Here’s the clearest evidence yet of why Huawei can’t be trusted, and it involves North Korea

Andy Meek

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Up to this point, Huawei has made a valiant effort at defending its reputation against a US-led opposition campaign that’s stoked fears the company is basically a proxy for the Chinese central government and security apparatus. Pressed to defend its actions and ban of the company’s products, the Trump campaign has offered up a kind of pre-emptive war defense — that just the threat alone justifies the actions taken. That’s the same sentiment former US Homeland Security Secretary Tom Ridge shared with me in a phone call in recent days. But now, finally, news has emerged that will offer Huawei’s critics the strongest evidence yet of why they’ll argue the company can’t be trusted, and it involves the company helping build a wireless network inside North Korea.

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New reporting from The Washington Post makes clear that Huawei helped North Korea build and launch its internal Koryolink wireless network a decade ago, a project for which Huawei teamed up with China’s state-owned Panda International Information Technology company. It’s also a project that got underway after North Korea’s then-supreme leader Kim Jong II made a visit to Huawei’s headquarters in China, which led the company to contribute things like wireless network infrastructure and encryption services to the repressive regime’s plans.

This is disturbing news on a number of levels. Koryolink is one way North Korea keeps tabs on its citizens, with the new reporting making it clear that the network includes eavesdropping mechanisms made possible by the Huawei technologies. Among other things, North Korean officials can use the network to intercept calls and texts, in addition to capturing screenshots of user activity at random so that authorities can see what they’re up to.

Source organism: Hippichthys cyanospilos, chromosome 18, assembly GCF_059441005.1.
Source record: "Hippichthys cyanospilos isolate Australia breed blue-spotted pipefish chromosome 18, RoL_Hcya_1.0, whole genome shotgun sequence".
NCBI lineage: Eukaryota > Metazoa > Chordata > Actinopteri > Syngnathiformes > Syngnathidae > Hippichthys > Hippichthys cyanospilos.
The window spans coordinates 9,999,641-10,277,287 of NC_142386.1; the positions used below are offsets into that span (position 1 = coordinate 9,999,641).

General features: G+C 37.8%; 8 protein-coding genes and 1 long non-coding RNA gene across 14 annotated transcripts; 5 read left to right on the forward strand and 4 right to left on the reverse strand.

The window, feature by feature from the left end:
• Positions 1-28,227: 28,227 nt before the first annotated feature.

In response to the newspaper’s reporting, Huawei said it “has no business presence” in North Korea. A defense that clearly relies on a present tense formulation of the answer, while saying nothing about the past. Meanwhile, there are two concerns here. In addition to the obvious (providing material support to a dictatorship), much of the commentary out Monday about this news speculates that Huawei may have done an end-run around myriad sanctions to perform this work.

“Huawei is fully committed to comply with all applicable laws and regulations in the countries and regions where we operate, including all export control and sanction laws and regulations” of the United Nations, United States and European Union, Huawei told the newspaper.

Relations between the US and China still remain frosty, at best, and the Huawei ban is still no closer to being resolved by US officials. Suffice it to say, today’s revelations make the issue infinitely more complicated and offer evidence that will likely help ostracize Huawei even more than it is already.

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